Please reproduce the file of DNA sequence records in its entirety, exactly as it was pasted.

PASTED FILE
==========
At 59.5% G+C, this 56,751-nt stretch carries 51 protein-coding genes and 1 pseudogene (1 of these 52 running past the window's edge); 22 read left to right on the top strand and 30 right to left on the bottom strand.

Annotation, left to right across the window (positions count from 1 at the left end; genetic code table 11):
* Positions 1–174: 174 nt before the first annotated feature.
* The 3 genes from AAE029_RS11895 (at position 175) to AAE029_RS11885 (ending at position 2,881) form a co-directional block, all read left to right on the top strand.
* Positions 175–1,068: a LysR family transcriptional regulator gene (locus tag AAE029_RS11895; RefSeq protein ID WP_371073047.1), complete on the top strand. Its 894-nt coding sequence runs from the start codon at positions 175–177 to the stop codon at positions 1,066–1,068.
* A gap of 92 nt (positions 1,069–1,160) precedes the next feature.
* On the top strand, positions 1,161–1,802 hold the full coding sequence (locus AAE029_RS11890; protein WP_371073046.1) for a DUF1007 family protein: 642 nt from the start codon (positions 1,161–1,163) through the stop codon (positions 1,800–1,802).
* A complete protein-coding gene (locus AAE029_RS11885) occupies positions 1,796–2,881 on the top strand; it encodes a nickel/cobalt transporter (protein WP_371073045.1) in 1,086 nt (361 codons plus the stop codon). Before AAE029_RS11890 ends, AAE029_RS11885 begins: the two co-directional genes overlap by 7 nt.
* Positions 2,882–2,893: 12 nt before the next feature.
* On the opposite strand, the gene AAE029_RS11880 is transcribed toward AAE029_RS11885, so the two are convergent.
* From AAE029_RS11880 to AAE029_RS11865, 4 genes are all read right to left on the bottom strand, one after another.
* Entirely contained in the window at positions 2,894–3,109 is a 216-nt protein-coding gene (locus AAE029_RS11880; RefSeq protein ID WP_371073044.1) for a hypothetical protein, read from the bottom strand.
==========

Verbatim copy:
At 59.5% G+C, this 56,751-nt stretch carries 51 protein-coding genes and 1 pseudogene (1 of these 52 running past the window's edge); 22 read left to right on the top strand and 30 right to left on the bottom strand.

Annotation, left to right across the window (positions count from 1 at the left end; genetic code table 11):
* Positions 1–174: 174 nt before the first annotated feature.
* The 3 genes from AAE029_RS11895 (at position 175) to AAE029_RS11885 (ending at position 2,881) form a co-directional block, all read left to right on the top strand.
* Positions 175–1,068: a LysR family transcriptional regulator gene (locus tag AAE029_RS11895; RefSeq protein ID WP_371073047.1), complete on the top strand. Its 894-nt coding sequence runs from the start codon at positions 175–177 to the stop codon at positions 1,066–1,068.
* A gap of 92 nt (positions 1,069–1,160) precedes the next feature.
* On the top strand, positions 1,161–1,802 hold the full coding sequence (locus AAE029_RS11890; protein WP_371073046.1) for a DUF1007 family protein: 642 nt from the start codon (positions 1,161–1,163) through the stop codon (positions 1,800–1,802).
* A complete protein-coding gene (locus AAE029_RS11885) occupies positions 1,796–2,881 on the top strand; it encodes a nickel/cobalt transporter (protein WP_371073045.1) in 1,086 nt (361 codons plus the stop codon). Before AAE029_RS11890 ends, AAE029_RS11885 begins: the two co-directional genes overlap by 7 nt.
* Positions 2,882–2,893: 12 nt before the next feature.
* On the opposite strand, the gene AAE029_RS11880 is transcribed toward AAE029_RS11885, so the two are convergent.
* From AAE029_RS11880 to AAE029_RS11865, 4 genes are all read right to left on the bottom strand, one after another.
* Entirely contained in the window at positions 2,894–3,109 is a 216-nt protein-coding gene (locus AAE029_RS11880; RefSeq protein ID WP_371073044.1) for a hypothetical protein, read from the bottom strand.